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Schools receive initial TCAP scores
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Initial TCAP testing scores were released Wednesday.
“I feel good about where we’re at,” said Warren County Director of Schools Bobby Cox. “I’m still working through a lot of this data myself. For us this year, district 3-8 math was one of our strongest areas. I think we had a 6.3 percent increase in math, which is good. It mirrored the state. We did drop some in reading/ language arts. It was a 2.9 percent drop district wide. We’ve really tried to focus on reading and that’s probably the area we will have to continue to focus on more.”
The standardized test called TCAP (Tennessee Comprehensive Assessment Program) is given annually to students across the state as a means of tracking progress. Both Eastside Elementary School and Warren County Middle School could be the shining stars in this year’s testing results. The schools showed gains in all three tested areas from last year’s scores.
Eastside’s proficient and advanced percentage in math increased to 51 percent, a 7.2 growth over last year. While reading/language showed a slight improvement of 1.7 points up to 45.8 percent, science remained relatively unchanged with a .5 point increase to 70.5.
The middle school’s largest increase over last year was in math. Its percentage score of profi-cient and advanced increased to 43.2 percent in math, a 5.2 growth. The reading/ language score was 46.5 percent, a 2.1 growth, and science was 68.8 percent, a 3.1 growth.
Four schools in the system slipped slightly in one area each.
Bobby Ray Elementary received 38 percent in reading/ language, a decrease of 2.5 points. However, it showed a leap over last year’s scores in the area of math. In math, its percentage score of proficient and advanced increased by 25.5 percentage points from last year to 66.7 percent. The school also tested well in science. Its score was 61.3 percent, a 5.8 growth over last year.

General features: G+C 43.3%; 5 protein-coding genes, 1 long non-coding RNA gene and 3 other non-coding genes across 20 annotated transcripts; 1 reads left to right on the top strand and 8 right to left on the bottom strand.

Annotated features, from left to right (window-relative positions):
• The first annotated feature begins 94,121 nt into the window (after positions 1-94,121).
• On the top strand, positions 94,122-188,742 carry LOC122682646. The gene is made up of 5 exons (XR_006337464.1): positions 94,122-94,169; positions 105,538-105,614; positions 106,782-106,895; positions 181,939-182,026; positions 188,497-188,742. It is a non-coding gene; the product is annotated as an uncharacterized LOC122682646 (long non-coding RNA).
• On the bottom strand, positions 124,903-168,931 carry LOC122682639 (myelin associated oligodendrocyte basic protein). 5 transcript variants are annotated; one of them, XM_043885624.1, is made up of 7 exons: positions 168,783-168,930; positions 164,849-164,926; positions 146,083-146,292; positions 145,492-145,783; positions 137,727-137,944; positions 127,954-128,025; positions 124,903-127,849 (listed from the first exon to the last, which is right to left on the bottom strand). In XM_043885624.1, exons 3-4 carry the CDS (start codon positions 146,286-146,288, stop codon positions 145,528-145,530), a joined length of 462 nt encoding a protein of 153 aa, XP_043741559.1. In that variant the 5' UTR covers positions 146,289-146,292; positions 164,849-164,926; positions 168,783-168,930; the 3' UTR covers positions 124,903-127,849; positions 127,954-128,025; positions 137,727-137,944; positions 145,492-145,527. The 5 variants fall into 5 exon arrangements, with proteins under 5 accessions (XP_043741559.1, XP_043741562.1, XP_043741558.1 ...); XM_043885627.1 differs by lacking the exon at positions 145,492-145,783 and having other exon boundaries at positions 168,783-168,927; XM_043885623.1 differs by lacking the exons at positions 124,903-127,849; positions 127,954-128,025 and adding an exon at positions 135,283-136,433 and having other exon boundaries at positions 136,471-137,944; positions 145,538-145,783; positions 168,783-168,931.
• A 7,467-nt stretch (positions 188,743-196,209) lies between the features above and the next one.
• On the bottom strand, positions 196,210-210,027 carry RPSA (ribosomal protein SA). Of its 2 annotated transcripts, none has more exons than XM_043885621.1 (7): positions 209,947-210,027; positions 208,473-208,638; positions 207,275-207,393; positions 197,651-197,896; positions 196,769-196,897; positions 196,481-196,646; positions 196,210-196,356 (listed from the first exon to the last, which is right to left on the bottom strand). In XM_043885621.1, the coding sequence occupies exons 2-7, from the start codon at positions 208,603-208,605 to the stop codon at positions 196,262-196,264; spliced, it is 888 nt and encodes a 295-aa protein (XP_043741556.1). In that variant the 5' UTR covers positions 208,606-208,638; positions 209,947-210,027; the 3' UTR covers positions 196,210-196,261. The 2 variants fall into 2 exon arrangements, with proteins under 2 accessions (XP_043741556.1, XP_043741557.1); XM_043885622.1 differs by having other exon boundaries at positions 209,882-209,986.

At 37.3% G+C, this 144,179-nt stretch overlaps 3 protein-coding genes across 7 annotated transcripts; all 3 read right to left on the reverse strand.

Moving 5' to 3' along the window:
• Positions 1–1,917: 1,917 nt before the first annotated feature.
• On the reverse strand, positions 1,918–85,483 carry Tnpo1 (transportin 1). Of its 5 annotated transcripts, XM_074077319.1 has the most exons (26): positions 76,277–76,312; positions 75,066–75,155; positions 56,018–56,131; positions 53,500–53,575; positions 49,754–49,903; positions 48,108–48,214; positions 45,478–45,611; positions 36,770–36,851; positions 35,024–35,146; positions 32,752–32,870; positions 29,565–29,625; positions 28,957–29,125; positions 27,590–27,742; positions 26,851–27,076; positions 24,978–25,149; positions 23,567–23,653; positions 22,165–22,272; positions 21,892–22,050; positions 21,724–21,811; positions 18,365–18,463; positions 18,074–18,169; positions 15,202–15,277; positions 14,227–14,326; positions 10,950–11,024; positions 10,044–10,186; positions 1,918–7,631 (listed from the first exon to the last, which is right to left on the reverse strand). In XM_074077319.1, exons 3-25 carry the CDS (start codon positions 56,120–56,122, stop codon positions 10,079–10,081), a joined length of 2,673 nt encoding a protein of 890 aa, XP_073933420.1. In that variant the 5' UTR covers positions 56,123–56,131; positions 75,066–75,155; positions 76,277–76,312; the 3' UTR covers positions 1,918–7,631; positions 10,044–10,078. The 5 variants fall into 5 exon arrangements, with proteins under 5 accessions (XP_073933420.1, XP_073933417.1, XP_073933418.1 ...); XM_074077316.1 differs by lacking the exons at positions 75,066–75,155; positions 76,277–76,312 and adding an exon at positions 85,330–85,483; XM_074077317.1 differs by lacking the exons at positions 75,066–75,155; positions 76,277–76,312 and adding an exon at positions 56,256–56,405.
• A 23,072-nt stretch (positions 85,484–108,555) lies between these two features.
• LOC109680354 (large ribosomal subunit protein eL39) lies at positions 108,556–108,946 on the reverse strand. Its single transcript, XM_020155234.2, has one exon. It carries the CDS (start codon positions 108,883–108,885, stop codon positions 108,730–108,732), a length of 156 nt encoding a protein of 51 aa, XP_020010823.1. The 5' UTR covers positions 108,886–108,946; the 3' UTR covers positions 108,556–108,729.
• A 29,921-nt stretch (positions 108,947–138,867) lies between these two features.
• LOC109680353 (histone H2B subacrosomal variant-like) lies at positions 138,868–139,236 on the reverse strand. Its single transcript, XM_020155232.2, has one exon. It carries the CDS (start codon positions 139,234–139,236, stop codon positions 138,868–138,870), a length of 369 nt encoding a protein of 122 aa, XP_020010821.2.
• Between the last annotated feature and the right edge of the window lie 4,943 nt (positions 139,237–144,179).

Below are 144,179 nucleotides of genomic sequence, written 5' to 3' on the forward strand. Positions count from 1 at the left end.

Centertown Elementary dropped by 7.2 points in its science score, decreasing to 68.8 percent. The school showed a slight gain in math increasing by 3.9 points to 62.5 percent.
Irving College Elementary received 64.4 percent in science, a slight decrease of 1.5 points from last year. Its largest gain was in math. Its math score was 51.1 percent, a 10.5 growth. Reading/ language was 48.1 percent, a 1.7 increase.
West Elementary dropped 3.7 points in reading/ language down to 26.2 percent. Increases were made in math, 35.3 percent up by 8.8 points, and science, 39.9 percent up by 2.1 points.
Two schools in the system slipped in two areas each:
• Dibrell Elementary: Math 41.1 percent (2.8 growth from last year), reading/ language 35.8 percent (3.2 decrease), science 62.9 percent (2.2 decrease).
• Hickory Creek Elementary: Math 59.7 percent (1.7 growth from last year), reading/ language 46.4 percent (11.3 decrease), science 62.9 percent (4.9 decrease).
Morrison Elementary decreased in all three testing areas. The biggest decrease of 6.5 points was in reading/ language with 35.5 percent. Science fell by 4.4 points to 55.4 percent, while math decreased slightly by .6 to 34 percent.
Warren County High School dropped in two areas. Biology I showed a decrease of 11.2 points to 57.2 percent, while English III showed a decrease of 5.5 points to 17.5 percent.
Cox says he has contacted Warren County High School principal Jimmy Walker to figure out why the school dropped in biology, but that the numbers in English III are “deceiving.”
“The English III number is a little deceiving,” said Cox. “Not all of our students take the English III end-of-course exam because they are enrolled in dual enrollment in AP English so that 5 percent drop is a bit deceiving because not all of our students test. You don’t really get an accurate picture in English III.”
The high school improved in the following areas: chemistry with 34.6 percent, a 2.6 point growth; English I with 72.6 percent, a 1.6 point growth; and English II with 60.5 percent, a 5.5 point growth.
Tennessee releases test scores in three waves each year: 1) statewide numbers, which are useful for assessing broad trends but not for answering more detailed questions about local change. 2) District- and school-level results will be released in the coming weeks. Those will allow for a closer analysis of how individual teachers and students performed, and of how local school improvement efforts are going. 3) An update about how Tennessee students are faring compared to students in other states will be available this fall.
This year’s scores are the last for the multiple-choice test known as TCAP the state has admin-istered for more than two decades. Next year, students are set to take a new exam, called TNREady, that officials say will be a better measure of student skill.